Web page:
What is 'Classical Economics'?

Classical economics is a broad term that refers to the dominant school of thought for economics in the 18th and 19th centuries. Scottish economist Adam Smith is commonly considered the progenitor of classical theory although earlier contributions were made by Spanish scholastics and French physiocrats. Other important contributors to classical economics include David Ricardo, Thomas Malthus, Anne Robert Jacques Turgot, John Stuart Mill, Jean-Baptiste Say and Eugen Böhm von Bawerk.

BREAKING DOWN 'Classical Economics'

Prior to the rise of the classical school, most national economies were based on top-down, command-and-control government policies. Many of the most famous classical thinkers, including Smith and Turgot, developed their theories as alternatives to the protectionist and inflationary policies of mercantilist Europe. Classical economics became closely associated with economic, and later political, freedom.

Rise of the Classical Theory

The classical theory developed shortly after the birth of western capitalism. Many historians date the rise of capitalism to the breakdown of serf-based labor in England and the creation of the first joint stock company in 1555. After capitalism gave birth to the Industrial Revolution, public intellectuals offered competing theories about its causes and consequences. Classical economists provided the best early attempts at explaining capitalism's inner workings.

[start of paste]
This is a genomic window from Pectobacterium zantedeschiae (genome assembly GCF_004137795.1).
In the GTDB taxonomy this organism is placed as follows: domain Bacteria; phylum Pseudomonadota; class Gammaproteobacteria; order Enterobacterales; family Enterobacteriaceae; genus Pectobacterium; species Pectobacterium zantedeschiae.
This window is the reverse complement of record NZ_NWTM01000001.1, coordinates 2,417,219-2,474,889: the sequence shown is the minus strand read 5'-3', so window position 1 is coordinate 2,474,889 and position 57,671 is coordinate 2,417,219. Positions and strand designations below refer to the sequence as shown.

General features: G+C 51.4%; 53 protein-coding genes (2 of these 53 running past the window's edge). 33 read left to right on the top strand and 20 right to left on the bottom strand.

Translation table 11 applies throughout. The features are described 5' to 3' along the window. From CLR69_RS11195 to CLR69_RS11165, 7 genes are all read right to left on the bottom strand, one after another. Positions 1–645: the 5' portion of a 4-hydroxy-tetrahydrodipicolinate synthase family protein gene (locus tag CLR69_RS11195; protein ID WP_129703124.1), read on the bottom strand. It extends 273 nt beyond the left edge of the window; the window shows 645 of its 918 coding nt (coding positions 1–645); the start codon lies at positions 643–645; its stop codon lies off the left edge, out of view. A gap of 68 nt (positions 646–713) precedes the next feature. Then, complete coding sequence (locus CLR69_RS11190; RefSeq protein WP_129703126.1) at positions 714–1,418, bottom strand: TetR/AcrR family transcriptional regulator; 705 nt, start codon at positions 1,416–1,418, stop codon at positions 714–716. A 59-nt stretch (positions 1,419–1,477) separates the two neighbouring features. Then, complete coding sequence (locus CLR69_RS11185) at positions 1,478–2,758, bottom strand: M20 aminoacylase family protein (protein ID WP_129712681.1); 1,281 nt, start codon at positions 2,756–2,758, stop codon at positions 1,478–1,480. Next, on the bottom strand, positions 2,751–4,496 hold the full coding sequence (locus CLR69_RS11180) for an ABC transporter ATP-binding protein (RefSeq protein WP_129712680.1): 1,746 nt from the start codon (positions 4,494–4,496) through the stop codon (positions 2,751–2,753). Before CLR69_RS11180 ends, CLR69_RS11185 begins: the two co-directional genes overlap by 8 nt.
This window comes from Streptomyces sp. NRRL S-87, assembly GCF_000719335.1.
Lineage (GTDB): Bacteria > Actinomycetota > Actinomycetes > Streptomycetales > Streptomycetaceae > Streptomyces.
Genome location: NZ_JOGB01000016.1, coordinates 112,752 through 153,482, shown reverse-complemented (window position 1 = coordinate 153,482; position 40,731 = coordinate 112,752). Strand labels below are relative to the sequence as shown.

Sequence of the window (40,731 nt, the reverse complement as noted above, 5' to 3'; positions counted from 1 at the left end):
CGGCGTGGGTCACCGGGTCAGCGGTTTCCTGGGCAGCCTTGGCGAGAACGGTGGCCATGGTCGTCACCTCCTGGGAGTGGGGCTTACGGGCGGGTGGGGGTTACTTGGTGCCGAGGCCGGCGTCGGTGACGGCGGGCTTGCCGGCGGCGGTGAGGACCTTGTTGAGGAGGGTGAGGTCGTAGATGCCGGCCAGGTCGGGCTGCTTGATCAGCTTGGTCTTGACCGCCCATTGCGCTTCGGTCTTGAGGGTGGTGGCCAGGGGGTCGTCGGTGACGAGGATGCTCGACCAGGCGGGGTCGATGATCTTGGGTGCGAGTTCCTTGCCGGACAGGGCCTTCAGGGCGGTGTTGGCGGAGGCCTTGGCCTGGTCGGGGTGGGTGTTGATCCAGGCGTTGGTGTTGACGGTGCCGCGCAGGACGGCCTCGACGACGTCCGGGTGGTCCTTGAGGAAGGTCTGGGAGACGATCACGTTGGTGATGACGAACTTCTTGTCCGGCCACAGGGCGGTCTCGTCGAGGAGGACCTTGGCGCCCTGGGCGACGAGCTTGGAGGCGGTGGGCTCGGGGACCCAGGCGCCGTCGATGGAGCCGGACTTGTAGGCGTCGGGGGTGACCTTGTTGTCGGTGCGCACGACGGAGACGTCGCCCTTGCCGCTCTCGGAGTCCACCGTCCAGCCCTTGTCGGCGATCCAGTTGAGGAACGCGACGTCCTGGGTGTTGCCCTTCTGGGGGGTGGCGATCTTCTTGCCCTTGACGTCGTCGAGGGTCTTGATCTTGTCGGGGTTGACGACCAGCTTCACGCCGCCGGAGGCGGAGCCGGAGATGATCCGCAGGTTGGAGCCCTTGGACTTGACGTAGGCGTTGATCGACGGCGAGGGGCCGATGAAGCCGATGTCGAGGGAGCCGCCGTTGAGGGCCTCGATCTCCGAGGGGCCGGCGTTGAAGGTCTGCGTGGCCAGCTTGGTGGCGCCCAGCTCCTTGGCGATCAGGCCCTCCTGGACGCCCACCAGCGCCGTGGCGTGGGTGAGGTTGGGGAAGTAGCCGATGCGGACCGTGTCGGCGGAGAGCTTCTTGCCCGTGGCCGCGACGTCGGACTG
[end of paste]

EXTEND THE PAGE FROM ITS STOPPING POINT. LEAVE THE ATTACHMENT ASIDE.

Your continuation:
The earliest classical economists developed theories of value, prices, supply, demand and distribution. Nearly all rejected government interference with market exchanges preferring a looser market strategy known as "laissez-faire," or "let it be."

Classical thinkers were not completely unified in their beliefs or understanding of markets although there were notable common themes in most classical literature. The majority favored free trade and competition among workers and businesses. Classical economists wanted to transition away from class-based social structures in favor of meritocracies.

One breakthrough in classical economics occurred in 1825, when English merchant Samuel Bailey popularized the subjective theory of value. The 1870s witnessed the so-called "marginalist revolution," which completely overturned Smithian value theory. Thereafter, classical schools split into competing factions, notably, the neoclassical and the Austrians.

Decline of the Classical Theory